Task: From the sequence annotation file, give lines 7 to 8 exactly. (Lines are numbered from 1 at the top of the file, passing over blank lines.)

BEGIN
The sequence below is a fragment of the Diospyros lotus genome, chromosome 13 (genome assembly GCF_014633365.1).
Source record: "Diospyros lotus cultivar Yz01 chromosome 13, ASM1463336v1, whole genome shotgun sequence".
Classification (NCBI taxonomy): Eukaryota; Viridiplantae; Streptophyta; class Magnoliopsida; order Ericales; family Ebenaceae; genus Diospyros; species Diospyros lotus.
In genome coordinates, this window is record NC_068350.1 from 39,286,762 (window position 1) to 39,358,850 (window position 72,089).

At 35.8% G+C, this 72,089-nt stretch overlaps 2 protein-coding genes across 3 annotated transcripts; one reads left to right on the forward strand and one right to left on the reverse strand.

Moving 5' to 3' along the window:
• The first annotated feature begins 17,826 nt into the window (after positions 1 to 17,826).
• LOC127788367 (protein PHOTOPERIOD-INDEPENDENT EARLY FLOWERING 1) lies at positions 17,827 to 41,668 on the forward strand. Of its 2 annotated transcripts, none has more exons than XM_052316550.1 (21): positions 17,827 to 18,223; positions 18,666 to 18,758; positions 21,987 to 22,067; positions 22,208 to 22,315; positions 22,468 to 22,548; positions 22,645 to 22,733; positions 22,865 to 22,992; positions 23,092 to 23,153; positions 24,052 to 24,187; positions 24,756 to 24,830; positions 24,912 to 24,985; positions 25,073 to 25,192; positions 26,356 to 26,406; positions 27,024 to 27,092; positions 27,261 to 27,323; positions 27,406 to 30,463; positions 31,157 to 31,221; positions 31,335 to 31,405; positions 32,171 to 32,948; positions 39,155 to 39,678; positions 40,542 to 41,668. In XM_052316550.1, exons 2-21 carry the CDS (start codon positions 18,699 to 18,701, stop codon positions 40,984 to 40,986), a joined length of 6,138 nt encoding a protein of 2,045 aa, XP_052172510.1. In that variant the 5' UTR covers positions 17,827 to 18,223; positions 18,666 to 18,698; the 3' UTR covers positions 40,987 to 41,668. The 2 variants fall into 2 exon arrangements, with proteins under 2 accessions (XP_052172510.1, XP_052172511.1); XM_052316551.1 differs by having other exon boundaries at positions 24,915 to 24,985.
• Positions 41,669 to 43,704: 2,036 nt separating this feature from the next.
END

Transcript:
• The first annotated feature begins 17,826 nt into the window (after positions 1 to 17,826).
• LOC127788367 (protein PHOTOPERIOD-INDEPENDENT EARLY FLOWERING 1) lies at positions 17,827 to 41,668 on the forward strand. Of its 2 annotated transcripts, none has more exons than XM_052316550.1 (21): positions 17,827 to 18,223; positions 18,666 to 18,758; positions 21,987 to 22,067; positions 22,208 to 22,315; positions 22,468 to 22,548; positions 22,645 to 22,733; positions 22,865 to 22,992; positions 23,092 to 23,153; positions 24,052 to 24,187; positions 24,756 to 24,830; positions 24,912 to 24,985; positions 25,073 to 25,192; positions 26,356 to 26,406; positions 27,024 to 27,092; positions 27,261 to 27,323; positions 27,406 to 30,463; positions 31,157 to 31,221; positions 31,335 to 31,405; positions 32,171 to 32,948; positions 39,155 to 39,678; positions 40,542 to 41,668. In XM_052316550.1, exons 2-21 carry the CDS (start codon positions 18,699 to 18,701, stop codon positions 40,984 to 40,986), a joined length of 6,138 nt encoding a protein of 2,045 aa, XP_052172510.1. In that variant the 5' UTR covers positions 17,827 to 18,223; positions 18,666 to 18,698; the 3' UTR covers positions 40,987 to 41,668. The 2 variants fall into 2 exon arrangements, with proteins under 2 accessions (XP_052172510.1, XP_052172511.1); XM_052316551.1 differs by having other exon boundaries at positions 24,915 to 24,985.